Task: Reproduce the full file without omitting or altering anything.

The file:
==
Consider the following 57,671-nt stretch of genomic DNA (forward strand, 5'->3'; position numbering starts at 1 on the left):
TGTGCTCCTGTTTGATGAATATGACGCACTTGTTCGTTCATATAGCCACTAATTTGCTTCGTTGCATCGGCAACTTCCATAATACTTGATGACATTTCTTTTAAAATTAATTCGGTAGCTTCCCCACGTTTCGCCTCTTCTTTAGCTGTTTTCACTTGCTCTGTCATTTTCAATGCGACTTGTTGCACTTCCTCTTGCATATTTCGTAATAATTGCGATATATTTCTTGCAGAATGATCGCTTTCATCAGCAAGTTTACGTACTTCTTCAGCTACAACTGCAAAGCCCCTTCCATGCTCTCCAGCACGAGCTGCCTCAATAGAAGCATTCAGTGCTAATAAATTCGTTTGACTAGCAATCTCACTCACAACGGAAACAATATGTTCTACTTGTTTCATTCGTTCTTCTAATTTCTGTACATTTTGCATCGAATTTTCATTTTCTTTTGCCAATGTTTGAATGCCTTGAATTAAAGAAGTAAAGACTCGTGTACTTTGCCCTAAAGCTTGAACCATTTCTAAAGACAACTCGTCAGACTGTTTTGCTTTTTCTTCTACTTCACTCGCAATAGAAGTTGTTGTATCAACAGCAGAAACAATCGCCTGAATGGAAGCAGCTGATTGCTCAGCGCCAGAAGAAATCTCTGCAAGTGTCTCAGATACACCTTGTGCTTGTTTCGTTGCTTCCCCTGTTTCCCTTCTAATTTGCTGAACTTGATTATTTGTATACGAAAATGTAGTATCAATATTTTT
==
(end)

Consider the following 57,671-nt stretch of genomic DNA (forward strand, 5'->3'; position numbering starts at 1 on the left):
TGTGCTCCTGTTTGATGAATATGACGCACTTGTTCGTTCATATAGCCACTAATTTGCTTCGTTGCATCGGCAACTTCCATAATACTTGATGACATTTCTTTTAAAATTAATTCGGTAGCTTCCCCACGTTTCGCCTCTTCTTTAGCTGTTTTCACTTGCTCTGTCATTTTCAATGCGACTTGTTGCACTTCCTCTTGCATATTTCGTAATAATTGCGATATATTTCTTGCAGAATGATCGCTTTCATCAGCAAGTTTACGTACTTCTTCAGCTACAACTGCAAAGCCCCTTCCATGCTCTCCAGCACGAGCTGCCTCAATAGAAGCATTCAGTGCTAATAAATTCGTTTGACTAGCAATCTCACTCACAACGGAAACAATATGTTCTACTTGTTTCATTCGTTCTTCTAATTTCTGTACATTTTGCATCGAATTTTCATTTTCTTTTGCCAATGTTTGAATGCCTTGAATTAAAGAAGTAAAGACTCGTGTACTTTGCCCTAAAGCTTGAACCATTTCTAAAGACAACTCGTCAGACTGTTTTGCTTTTTCTTCTACTTCACTCGCAATAGAAGTTGTTGTATCAACAGCAGAAACAATCGCCTGAATGGAAGCAGCTGATTGCTCAGCGCCAGAAGAAATCTCTGCAAGTGTCTCAGATACACCTTGTGCTTGTTTCGTTGCTTCCCCTGTTTCCCTTCTAATTTGCTGAACTTGATTATTTGTATACGAAAATGTAGTATCAATATTTTT